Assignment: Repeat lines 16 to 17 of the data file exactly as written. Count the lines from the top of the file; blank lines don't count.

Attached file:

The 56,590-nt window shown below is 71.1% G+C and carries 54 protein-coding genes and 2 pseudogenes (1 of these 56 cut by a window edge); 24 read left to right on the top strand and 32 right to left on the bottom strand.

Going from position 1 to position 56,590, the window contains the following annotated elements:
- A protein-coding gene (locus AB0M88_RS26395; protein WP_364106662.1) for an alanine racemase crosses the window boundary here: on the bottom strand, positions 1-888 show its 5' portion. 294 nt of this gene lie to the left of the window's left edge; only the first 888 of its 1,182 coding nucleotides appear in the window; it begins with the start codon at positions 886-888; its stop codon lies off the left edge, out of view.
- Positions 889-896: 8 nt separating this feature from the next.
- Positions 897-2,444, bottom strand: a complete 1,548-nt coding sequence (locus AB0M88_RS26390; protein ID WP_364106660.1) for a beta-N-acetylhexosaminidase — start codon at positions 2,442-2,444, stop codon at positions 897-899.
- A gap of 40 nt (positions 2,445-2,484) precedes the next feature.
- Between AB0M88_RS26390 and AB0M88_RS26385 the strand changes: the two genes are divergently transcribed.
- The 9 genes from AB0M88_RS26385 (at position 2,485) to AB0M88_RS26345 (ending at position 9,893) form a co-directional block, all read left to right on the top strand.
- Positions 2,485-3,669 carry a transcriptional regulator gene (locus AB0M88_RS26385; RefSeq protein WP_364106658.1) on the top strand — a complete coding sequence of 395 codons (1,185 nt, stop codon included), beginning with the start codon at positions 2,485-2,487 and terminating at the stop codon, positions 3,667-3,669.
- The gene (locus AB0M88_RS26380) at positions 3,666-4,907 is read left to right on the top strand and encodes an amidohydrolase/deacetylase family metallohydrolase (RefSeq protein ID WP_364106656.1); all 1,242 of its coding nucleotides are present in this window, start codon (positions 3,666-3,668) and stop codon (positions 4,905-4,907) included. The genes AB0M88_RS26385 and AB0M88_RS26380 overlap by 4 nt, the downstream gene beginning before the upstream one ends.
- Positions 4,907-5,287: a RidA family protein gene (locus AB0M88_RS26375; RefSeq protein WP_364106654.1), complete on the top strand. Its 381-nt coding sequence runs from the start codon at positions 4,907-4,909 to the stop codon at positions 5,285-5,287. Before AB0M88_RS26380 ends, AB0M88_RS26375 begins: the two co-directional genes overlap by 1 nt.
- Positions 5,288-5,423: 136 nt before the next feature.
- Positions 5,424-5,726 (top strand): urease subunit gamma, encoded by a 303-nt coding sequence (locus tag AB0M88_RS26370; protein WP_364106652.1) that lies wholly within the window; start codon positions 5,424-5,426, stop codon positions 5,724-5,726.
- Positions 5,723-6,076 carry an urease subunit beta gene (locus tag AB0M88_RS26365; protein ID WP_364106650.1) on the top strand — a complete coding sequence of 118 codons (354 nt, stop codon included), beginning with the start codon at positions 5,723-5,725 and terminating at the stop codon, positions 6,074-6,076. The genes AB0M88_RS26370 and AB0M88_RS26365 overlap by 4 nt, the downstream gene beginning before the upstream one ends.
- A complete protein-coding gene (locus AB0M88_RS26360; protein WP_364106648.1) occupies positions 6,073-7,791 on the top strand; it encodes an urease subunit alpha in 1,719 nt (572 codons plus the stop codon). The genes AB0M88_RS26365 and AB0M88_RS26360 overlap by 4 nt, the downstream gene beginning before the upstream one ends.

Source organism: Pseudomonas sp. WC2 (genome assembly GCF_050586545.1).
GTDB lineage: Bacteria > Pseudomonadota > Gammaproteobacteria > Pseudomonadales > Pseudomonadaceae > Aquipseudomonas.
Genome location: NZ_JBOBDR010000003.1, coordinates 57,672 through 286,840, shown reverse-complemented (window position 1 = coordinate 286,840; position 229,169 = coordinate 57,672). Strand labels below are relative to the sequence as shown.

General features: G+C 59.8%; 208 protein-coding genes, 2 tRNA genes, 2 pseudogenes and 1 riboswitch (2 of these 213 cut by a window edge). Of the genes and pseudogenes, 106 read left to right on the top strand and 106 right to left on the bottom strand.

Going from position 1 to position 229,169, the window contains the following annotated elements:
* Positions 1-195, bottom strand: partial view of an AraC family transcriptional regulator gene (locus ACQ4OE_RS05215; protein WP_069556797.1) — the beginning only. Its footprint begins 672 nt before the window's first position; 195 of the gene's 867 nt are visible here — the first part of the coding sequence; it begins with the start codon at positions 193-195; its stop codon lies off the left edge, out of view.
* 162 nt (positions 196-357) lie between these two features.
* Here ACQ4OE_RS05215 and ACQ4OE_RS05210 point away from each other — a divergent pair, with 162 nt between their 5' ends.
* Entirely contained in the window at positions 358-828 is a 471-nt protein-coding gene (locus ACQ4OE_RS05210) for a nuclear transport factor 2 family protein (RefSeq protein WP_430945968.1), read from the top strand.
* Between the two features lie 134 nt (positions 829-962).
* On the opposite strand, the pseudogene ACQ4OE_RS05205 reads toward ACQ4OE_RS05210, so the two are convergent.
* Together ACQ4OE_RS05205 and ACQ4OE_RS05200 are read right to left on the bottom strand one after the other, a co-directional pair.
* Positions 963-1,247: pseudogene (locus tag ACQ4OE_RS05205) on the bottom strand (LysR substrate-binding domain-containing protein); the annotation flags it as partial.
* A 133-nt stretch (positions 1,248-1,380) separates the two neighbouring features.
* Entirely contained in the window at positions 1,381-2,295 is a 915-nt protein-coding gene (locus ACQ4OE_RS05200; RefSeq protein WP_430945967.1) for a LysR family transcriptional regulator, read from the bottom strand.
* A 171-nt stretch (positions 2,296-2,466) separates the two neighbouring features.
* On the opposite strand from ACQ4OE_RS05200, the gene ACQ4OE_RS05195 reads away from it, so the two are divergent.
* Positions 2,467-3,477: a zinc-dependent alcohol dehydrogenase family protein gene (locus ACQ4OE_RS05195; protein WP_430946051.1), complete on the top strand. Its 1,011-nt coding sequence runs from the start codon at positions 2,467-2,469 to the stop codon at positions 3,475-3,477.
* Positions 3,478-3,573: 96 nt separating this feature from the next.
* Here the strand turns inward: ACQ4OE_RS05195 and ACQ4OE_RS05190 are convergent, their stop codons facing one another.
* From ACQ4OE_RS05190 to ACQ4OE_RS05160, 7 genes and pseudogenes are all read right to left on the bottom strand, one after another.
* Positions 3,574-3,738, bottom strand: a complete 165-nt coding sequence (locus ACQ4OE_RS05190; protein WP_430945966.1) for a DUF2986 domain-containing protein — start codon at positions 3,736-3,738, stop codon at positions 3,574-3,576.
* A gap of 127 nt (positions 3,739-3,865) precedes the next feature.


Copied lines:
Source organism: Pseudomonas sp. WC2 (genome assembly GCF_050586545.1).
GTDB lineage: Bacteria > Pseudomonadota > Gammaproteobacteria > Pseudomonadales > Pseudomonadaceae > Aquipseudomonas.